Changing of the Parliamentary guard

2013 has, in many ways, been a transition year. It’s not over yet, of course, but November always seems like a good point at which to pause and reflect, before the hurly burly of the festive season takes over and we are then cajoled into looking forward to the year to come.

In many aspects of public life, this year has been a stepping stone, a bridge from the past towards the future. Moving forward requires leaving some stuff behind. Occasionally, we don’t get to do that voluntarily.

It’s been that kind of a year for Holyrood with the passing of three MSPs who were initiates of the Parliament when reconvened in 1999. The deaths of Brian Adam, David McLetchie and most recently, of Helen Eadie remind us that nothing stays the same.

There have been serious illnesses too for others in that original intake this year, with worried whispers and heartfelt goodwill transcending tribal loyalties. Most, thankfully, are on the mend and back in their rightful places. It’s good to see and to have them back and it will be even better when the others make it back too.

The award for lifetime achievement at the Herald’s Politician of the Year Awards to George Reid was an overdue acclamation for another of the 99 group. I’m not sure the SNP, at least in its modern guise, ever truly got George and what he brought to Scottish politics. His years at the International Red Cross – in my view – made him into a quite different politician, one who could see the need for consensus and yes, compromise. His term as Presiding Officer was instrumental in sorting the building problem but more importantly, in putting oor Parly on the world stage. Delegations still come and go but more fuss seemed to be made of them under George’s tenure. That mattered in terms of signalling our arrival in the family of nations with a bona fides democratic institution that crucially, other nations and states were prepared to take seriously.

And there’s still a role for politicians like George post-referendum, whatever the outcome. We’ll need elder statesmen, and women, to either negotiate and help signpost our way, particularly beyond these shores, or to soothe divisions and promote reconciliation so that devolution doesn’t become a standstill process. Hearteningly, George still has appetite and fervour to be part of the future and that’s a most welcome sign.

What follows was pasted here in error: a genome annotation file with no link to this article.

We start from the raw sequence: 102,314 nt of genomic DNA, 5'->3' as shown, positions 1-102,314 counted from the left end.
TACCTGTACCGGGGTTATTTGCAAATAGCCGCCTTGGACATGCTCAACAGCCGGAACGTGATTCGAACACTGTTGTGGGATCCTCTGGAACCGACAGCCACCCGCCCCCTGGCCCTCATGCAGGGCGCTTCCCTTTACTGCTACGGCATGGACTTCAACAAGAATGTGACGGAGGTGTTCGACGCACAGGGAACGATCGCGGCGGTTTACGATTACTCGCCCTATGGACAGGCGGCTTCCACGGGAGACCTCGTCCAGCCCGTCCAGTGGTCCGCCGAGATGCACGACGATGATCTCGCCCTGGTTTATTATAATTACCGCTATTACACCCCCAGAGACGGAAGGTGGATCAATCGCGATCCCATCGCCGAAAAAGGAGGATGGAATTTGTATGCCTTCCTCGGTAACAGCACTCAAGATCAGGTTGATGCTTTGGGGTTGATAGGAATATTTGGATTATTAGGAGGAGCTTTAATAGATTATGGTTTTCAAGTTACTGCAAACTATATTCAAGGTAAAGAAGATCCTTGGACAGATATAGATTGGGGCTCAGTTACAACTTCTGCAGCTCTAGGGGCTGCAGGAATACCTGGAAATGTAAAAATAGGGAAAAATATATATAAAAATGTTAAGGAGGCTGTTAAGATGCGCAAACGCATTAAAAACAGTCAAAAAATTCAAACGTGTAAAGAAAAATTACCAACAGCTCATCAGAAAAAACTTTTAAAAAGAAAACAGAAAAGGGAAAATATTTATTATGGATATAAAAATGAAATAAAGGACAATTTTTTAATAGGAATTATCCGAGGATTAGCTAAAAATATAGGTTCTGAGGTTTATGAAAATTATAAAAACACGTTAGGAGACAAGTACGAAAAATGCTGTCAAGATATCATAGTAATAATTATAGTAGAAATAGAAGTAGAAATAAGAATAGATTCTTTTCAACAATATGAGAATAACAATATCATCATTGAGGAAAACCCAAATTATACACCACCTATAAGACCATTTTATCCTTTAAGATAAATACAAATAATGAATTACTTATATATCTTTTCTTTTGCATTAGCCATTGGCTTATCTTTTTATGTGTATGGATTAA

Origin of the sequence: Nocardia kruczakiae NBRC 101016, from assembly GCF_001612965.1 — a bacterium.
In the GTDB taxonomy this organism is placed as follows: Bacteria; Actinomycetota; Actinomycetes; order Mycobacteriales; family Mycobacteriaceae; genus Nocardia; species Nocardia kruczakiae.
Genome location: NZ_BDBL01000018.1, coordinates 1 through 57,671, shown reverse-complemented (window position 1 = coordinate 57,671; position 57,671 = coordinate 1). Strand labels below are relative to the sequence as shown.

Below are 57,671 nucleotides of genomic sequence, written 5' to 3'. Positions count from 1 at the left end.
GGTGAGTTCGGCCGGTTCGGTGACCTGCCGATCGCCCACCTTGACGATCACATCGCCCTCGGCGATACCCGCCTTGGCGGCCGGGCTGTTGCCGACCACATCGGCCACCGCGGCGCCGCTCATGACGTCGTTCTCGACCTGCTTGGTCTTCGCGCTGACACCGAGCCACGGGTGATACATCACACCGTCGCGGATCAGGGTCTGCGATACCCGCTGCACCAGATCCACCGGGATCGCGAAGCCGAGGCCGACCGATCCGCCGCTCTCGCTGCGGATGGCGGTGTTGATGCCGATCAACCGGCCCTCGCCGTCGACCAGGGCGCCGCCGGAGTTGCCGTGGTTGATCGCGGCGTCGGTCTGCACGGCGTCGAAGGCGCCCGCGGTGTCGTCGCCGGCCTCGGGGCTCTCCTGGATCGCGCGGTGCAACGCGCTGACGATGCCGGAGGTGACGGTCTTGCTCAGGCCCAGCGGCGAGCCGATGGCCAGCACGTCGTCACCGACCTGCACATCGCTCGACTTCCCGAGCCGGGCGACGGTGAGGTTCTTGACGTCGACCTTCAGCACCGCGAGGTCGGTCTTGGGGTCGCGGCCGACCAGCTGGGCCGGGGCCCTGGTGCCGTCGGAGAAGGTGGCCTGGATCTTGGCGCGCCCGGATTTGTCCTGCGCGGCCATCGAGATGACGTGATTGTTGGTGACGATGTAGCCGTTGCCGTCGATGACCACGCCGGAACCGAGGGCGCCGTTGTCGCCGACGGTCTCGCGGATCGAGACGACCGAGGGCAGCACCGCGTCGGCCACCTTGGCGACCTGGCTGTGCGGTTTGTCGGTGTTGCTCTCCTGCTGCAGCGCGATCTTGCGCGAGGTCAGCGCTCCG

But there is definitely a sense that the old Parliamentary guard is passing. Brian Adam, David McLetchie and Helen Eadie were all MSPs who were good to me, on a range of professional matters, at various points in the last thirteen years. They were all always kind, thoughtful, courteous and assiduous, even when they were politely declining the opportunity to be hitched to whichever cause I was exhorting.

It’s worth noting how relatively young they were, all of them dying in their sixties. Being an elected politician for years is a hard shift. For all the paid hours – often upwards of fifty week in, week out – there are the unpaid ones as political party supporters and activists too. It takes a toll and their passing, and the illnesses of others, should remind us that politics is a far from easy game.

Even though David McLetchie enjoyed a brief moment in the sun and Brian Adam earned a place in the SNP Cabinet, mostly this trio were parliamentary workhorses. All Parliaments need them. Indeed, they are essential, for without backroom people prepared to do the heavy lifting, largely eschewing the limelight in the process, Parliaments would grind to a halt. Often, it’s working away quietly and behind the scenes which achieves results.

These MSPs might not have been noted for conspicuous moments nor will they be remembered for such, but sometimes, it truly is the sum rather than the parts which count. And while it’s true that not everything can stay the same, nor should we want it to, it’s important to acknowledge the contribution and role made by those left behind. The footprints of Brian Adam, David McLetchie and Helen Eadie will remain in the Scottish Parliamentary sand for a while yet, I hope.

“Ding Dong” is still the Song of the Clyde – politically at least

Two contrasting opinion pieces on all things Clyde-built this morning. Euan McColm takes Nicola Sturgeon to task, suggesting that her assertion that post-independence, of course Clyde ship builders could still make frigates for the Royal Navy, was rash and unfounded. “Sturgeon’s handling of this issue began so well. But today her argument is destroyed and her personal credibility damaged by that trade union attack. I wonder how she’ll get out of this one. I don’t see an obvious route.” Ouch. In fact, more than ouch, for McColm seems to think this might well be a hit which sinks the good ship Sturgeon.